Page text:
$3 million cut from Bayside HS budget - Queens Chronicle: Queenswide

$3 million cut from Bayside HS budget

by Michael Shain, Editor | Posted: Thursday, September 19, 2019 10:30 am

“Unacceptable” was the word heard over and over again last week at a rally outside Bayside High School to protest a $3 million cut in funding to the school this year by the city’s Department of Education.

“We are being penalized by the Department of Education” for the school’s success over the last decade, Paul DiBenedetto, president of the school PTA, told a group of about 20 parents who gathered in the park across from the school..

“Ten years ago, Bayside High School had a graduation rate of 68 percent. Today, that graduation rate is 98.6 percent, third highest of all large high schools in the city” he said, as parents applauded and whistled their approval.

“Three-million dollars is a significant sum to withhold from a school and not expect negative consequences,” he said.

“Excellence should be rewarded, not punished.”

The culprit, according to officials, is the city’s complicated Fair Student Funding program, instituted in 2007 to even out expenditures among schools in well-to-do and needy neighborhoods.

Parents say Bayside is getting 90 percent of the per-student funding budgeted for all schools while less successful ones as well as elite schools such as The Baccalaureate School for Global Education and Bronx Science, are receiving 115 to 120 percent.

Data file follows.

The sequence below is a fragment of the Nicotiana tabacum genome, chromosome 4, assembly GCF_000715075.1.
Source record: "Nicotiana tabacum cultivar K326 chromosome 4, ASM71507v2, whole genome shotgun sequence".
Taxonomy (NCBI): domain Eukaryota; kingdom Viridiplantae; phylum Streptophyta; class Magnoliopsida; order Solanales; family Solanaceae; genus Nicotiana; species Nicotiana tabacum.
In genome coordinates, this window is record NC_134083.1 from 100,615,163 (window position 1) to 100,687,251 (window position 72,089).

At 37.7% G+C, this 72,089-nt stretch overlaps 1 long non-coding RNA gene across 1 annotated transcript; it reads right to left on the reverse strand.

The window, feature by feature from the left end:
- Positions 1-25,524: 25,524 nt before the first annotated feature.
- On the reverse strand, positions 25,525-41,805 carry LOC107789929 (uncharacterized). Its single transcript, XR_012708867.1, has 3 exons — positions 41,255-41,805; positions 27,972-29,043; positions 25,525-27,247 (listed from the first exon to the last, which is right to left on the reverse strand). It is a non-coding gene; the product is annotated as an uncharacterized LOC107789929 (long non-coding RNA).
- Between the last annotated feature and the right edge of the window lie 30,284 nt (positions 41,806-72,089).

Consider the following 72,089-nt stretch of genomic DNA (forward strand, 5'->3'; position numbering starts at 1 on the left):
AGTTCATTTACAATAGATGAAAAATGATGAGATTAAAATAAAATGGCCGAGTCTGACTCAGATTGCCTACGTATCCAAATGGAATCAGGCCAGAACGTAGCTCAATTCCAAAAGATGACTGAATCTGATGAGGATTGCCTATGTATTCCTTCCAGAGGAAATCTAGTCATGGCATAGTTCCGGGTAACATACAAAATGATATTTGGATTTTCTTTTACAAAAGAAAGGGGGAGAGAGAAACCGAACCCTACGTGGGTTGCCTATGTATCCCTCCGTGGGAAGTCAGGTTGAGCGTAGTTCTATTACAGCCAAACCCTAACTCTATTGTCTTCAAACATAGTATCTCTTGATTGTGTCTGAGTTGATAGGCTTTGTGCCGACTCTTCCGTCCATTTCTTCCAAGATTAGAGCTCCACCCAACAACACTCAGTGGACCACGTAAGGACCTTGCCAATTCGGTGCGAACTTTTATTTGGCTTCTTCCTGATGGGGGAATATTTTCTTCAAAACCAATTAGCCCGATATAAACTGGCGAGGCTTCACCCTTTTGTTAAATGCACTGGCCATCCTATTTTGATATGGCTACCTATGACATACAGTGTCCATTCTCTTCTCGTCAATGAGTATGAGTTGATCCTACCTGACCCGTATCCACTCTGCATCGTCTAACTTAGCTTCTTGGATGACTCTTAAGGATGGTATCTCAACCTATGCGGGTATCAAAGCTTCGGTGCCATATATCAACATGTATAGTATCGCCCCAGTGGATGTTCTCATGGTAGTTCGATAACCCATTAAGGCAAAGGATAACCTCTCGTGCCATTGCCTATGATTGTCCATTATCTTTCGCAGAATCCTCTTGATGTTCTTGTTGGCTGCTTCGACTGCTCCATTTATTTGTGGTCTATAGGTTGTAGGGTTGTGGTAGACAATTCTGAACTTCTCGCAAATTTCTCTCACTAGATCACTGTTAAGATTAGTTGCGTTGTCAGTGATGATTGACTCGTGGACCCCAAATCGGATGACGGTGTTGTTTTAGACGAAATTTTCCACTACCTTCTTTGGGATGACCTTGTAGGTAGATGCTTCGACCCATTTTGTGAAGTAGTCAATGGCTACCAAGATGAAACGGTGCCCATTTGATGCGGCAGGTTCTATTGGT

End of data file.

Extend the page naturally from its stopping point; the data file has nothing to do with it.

“Are their students worth more than our students?” DiBenedetto asked rhetorically.

The problem of uneven distribution of Fair Student Funding money has plagued other schools in Queens, including nearby Benjamin Cardozo and Francis Lewis high schools.

An analysis by Borough President Melinda Katz’s budget director, Richard Lee, released last winter discovered that Queens schools at all levels — elementary to high schools — are funded at the lowest levels in the city.

The average Queens high school last year received $10,199 per student under Fair Student Funding — $600 less than the fourth-ranked borough, Staten Island, and nearly $800 less than the citywide average. Multiplied by 220,000 public schools students in Queens, the disparity is “serious,” the report said.

Fair Student Funding money is used, for the most part, to pay teacher and staff salaries.

In years past, more experienced teachers with bigger salaries gravitated to higher-performing schools, thanks to their union seniority.

“Turned out the richest schools were getting on average $2,200 more per pupil than the poorest schools,” said Eric Nadelstern, a retired professor at Teachers College, Columbia University, who was deputy schools commissioner when Fair Student Funding was instituted.

The budgeting system was intended to help poorer schools retain senior teachers and encourage richer schools to “balance their teaching staffs” with newer hires, he said.

He also noted that, under the new teachers union contract Mayor de Blasion negotiated last year, salaries got a “significant increase” this year. “The single-most important factor [in budgeting] is the salary of teachers,” Nadelstern said.